The coronavirus lockdown that restricted people to their homes for long periods of time has led to a feeling of being ‘locked-in’ – particularly among those living in Britain’s big cities.
And as lockdown relaxes, it is the residents of the countries biggest cities that are looking for new homes in places with more green space and tranquility, like England’s South West and rural Wales. Or even just somewhere where they can afford a decent-sized garden.
Almost a third of those currently living in Birmingham and London want to move, according to a new report by Barclays Mortgages
Next on the list after Britain’s biggest two cities, is not the third largest however: Manchester is down the list at 20 per cent with Leeds taking third place at 28 per cent.
As for the reasons behind fleeing urban environments, the prime motivation is to obtain a property with outdoor space: 39 per cent said they would like to move to a home with a large garden. As any urban homebuyer will know, such properties come at a big premium in cities.
Other reasons to move after lockdown include living closer to essential services at 29 per cent, living in an area where they can exercise easily at 24 per cent, being near to relatives at 23 per cent and living somewhere with a stronger local community feel at 23 per cent.
The research claimed that the South West and Wales tick most of the ‘must-have’ boxes for those currently living in Birmingham, Nottingham, London and Manchester.
The desire to move reflects a craving to escape urban living and embrace a quieter life.
|Top ten cities homeowners wish to leave post lockdown||Top location(s) residents wish to move to|
|Birmingham (32 per cent)||South-West (24 per cent) or Wales (22 per cent)|
|London (30 per cent)||South-West (20 per cent)|
|Leeds (28 per cent)||Scotland and South-East (19 per cent each)|
|Norwich (27 per cent)||Wales (20 per cent)|
|Nottingham (25 per cent)||South-west (26 per cent)|
|Sheffield (21 per cent)||East Midlands and North East (14 per cent each)|
|Liverpool (21 per cent)||Scotland (25 per cent)|
|Manchester (20 per cent)||North East, South West, Wales and Yorkshire and Humber (15 per cent each)|
|Glasgow (20 per cent)||South East (18 per cent)|
|Newcastle (19 per cent)||Scotland (47 per cent) and Yorkshire and the Humber (33 per cent)|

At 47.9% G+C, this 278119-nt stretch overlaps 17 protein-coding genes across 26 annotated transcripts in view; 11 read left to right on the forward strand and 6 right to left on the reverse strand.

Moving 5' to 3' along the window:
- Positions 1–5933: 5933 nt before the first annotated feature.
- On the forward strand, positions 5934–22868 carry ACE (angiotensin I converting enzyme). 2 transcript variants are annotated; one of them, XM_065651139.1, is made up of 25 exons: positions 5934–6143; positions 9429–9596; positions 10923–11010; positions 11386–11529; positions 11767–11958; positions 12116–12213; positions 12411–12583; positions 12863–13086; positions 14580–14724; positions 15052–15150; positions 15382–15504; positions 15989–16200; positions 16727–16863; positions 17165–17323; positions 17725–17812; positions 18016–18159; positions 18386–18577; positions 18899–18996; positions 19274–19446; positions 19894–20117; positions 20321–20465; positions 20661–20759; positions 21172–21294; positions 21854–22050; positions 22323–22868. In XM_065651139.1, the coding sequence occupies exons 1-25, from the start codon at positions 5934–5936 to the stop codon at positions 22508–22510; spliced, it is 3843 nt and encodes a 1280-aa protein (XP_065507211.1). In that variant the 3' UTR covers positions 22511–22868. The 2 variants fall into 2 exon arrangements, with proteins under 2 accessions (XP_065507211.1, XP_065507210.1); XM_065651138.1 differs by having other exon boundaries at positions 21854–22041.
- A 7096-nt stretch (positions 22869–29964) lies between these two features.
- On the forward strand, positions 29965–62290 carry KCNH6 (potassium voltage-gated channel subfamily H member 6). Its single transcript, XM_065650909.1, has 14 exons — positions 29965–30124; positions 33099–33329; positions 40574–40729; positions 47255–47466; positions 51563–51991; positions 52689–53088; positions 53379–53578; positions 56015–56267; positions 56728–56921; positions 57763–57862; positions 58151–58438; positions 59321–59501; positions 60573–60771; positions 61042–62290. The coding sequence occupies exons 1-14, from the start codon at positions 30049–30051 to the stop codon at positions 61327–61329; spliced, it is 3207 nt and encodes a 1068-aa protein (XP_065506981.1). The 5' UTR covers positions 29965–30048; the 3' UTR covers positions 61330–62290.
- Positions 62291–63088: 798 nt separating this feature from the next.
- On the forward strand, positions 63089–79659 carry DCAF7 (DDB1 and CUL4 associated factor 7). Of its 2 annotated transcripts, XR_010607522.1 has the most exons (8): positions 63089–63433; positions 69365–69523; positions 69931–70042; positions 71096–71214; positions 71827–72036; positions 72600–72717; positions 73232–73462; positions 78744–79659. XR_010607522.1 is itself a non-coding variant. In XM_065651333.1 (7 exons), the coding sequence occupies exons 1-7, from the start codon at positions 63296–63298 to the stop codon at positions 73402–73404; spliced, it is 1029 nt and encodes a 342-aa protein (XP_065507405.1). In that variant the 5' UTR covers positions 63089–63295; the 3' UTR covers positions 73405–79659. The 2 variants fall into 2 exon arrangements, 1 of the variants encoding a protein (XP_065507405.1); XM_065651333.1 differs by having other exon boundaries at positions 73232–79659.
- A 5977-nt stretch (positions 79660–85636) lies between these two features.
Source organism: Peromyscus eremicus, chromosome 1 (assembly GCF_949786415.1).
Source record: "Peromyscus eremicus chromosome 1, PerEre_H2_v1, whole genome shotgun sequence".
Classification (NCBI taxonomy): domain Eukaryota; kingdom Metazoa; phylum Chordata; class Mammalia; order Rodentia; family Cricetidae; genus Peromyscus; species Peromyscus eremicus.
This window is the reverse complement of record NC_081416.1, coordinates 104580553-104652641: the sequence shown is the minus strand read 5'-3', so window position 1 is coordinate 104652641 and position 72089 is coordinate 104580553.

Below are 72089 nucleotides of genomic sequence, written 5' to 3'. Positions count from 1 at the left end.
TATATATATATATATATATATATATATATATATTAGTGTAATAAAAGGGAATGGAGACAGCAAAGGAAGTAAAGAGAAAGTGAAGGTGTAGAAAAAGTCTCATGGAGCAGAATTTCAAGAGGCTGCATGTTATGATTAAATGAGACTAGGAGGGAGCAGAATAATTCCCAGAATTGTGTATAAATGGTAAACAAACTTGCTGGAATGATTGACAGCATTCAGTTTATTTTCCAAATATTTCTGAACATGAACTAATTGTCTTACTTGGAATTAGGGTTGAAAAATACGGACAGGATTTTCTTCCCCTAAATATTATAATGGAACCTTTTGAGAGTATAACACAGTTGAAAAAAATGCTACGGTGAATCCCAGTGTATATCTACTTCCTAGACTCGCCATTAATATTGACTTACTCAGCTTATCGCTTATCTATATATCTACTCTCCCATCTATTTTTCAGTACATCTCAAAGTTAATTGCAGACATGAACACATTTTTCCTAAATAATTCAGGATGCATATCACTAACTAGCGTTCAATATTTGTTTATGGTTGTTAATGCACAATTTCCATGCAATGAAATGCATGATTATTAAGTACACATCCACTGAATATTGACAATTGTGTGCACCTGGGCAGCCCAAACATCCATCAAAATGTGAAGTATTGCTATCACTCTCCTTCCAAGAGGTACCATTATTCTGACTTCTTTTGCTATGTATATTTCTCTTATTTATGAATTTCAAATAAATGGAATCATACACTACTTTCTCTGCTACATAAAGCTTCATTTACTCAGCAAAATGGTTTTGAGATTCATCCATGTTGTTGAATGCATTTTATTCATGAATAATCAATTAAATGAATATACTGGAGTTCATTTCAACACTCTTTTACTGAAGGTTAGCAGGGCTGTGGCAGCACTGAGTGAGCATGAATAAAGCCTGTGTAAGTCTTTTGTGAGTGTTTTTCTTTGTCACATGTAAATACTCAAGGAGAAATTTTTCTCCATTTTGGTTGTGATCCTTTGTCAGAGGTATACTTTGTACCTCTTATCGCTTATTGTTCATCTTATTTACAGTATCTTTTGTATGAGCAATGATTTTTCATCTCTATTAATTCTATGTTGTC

|Source: Barclays Mortgages|
A total of 26 per cent stated a preference to be close to the seaside, while 23 per cent said they wished to live in a more rural location.
It is echoed by those living in and around the M25, with two in five homeowners in the area admitting they’d like to move further away for a better quality of life.
While the top five cities are most likely to see residents eyeing up a move, it is not restricted to these areas as 32 per cent of people across the country say they would like to move to the countryside after lockdown.
Popular locations include coastal communities in counties such as Devon (Pictured: Salcombe)
Only 17 per cent of those surveyed said a move to a city was in their future plans. And the younger generation is leading those bucking the countryside trend, with 34 per cent of those aged under 25 dreaming of a move to a big city.
Dr Peter Brooks, a behavioural scientist at Barclays said: ‘Spending the last few months in lockdown has been a massive life event felt by the whole nation.
‘All this time at home has given many of us the opportunity to reflect on where we live and why we’ve chosen those areas, as well as time to consider what’s important to us and the things our current living situations lack.
‘This research indicates an aspiration for a big move and complete lifestyle change. More outside space and the benefits of being closer to friends and family are high on the ‘must have’ list for many movers.
Almost a third of those currently living in Birmingham (pictured) feel the urge to move
‘As working from home becomes more commonplace moving cross-country looks to be move achievable for many as there is less of a need to be within a short commute to the office. If the findings of this research are reflected in the housing market, we could well see a trend for people to leave urban areas in favour of more rural locations.’
It comes as a separate report claims that the number of people living in cities who are contacting estate agents about buying a village home rose by 126 per cent during lockdown in June and July.
This is compared to the same period last year and outperforms a 68 per cent uplift in people making enquiries to move to towns, according to property website Rightmove.
Rightmove’s property expert Miles Shipside said: ‘The most popular village moves are still within the same region the home-hunters are currently in, as it’s likely they’ll keep their current job but may have the flexibility to commute less often and set up their working space at home.’